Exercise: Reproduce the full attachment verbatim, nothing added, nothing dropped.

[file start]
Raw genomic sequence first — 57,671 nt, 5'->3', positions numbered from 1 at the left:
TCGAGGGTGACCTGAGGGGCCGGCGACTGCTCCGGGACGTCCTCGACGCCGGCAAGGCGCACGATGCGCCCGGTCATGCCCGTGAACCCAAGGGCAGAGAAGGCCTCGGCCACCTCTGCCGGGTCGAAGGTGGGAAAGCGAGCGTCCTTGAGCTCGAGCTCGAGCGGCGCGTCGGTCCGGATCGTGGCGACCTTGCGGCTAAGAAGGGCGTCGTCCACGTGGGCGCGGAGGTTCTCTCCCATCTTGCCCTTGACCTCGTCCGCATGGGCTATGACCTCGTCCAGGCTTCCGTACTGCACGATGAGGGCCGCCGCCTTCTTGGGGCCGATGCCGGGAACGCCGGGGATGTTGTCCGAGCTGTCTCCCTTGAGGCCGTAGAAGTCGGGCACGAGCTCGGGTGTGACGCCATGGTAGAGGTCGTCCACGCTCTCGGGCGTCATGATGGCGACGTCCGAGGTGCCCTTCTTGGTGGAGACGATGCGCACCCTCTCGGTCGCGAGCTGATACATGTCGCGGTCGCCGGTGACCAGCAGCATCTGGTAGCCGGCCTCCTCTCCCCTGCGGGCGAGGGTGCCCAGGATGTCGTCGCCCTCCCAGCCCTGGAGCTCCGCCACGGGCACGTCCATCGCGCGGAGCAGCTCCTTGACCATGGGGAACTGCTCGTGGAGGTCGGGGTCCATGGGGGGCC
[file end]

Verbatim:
Raw genomic sequence first — 57,671 nt, 5'->3', positions numbered from 1 at the left:
TCGAGGGTGACCTGAGGGGCCGGCGACTGCTCCGGGACGTCCTCGACGCCGGCAAGGCGCACGATGCGCCCGGTCATGCCCGTGAACCCAAGGGCAGAGAAGGCCTCGGCCACCTCTGCCGGGTCGAAGGTGGGAAAGCGAGCGTCCTTGAGCTCGAGCTCGAGCGGCGCGTCGGTCCGGATCGTGGCGACCTTGCGGCTAAGAAGGGCGTCGTCCACGTGGGCGCGGAGGTTCTCTCCCATCTTGCCCTTGACCTCGTCCGCATGGGCTATGACCTCGTCCAGGCTTCCGTACTGCACGATGAGGGCCGCCGCCTTCTTGGGGCCGATGCCGGGAACGCCGGGGATGTTGTCCGAGCTGTCTCCCTTGAGGCCGTAGAAGTCGGGCACGAGCTCGGGTGTGACGCCATGGTAGAGGTCGTCCACGCTCTCGGGCGTCATGATGGCGACGTCCGAGGTGCCCTTCTTGGTGGAGACGATGCGCACCCTCTCGGTCGCGAGCTGATACATGTCGCGGTCGCCGGTGACCAGCAGCATCTGGTAGCCGGCCTCCTCTCCCCTGCGGGCGAGGGTGCCCAGGATGTCGTCGCCCTCCCAGCCCTGGAGCTCCGCCACGGGCACGTCCATCGCGCGGAGCAGCTCCTTGACCATGGGGAACTGCTCGTGGAGGTCGGGGTCCATGGGGGGCC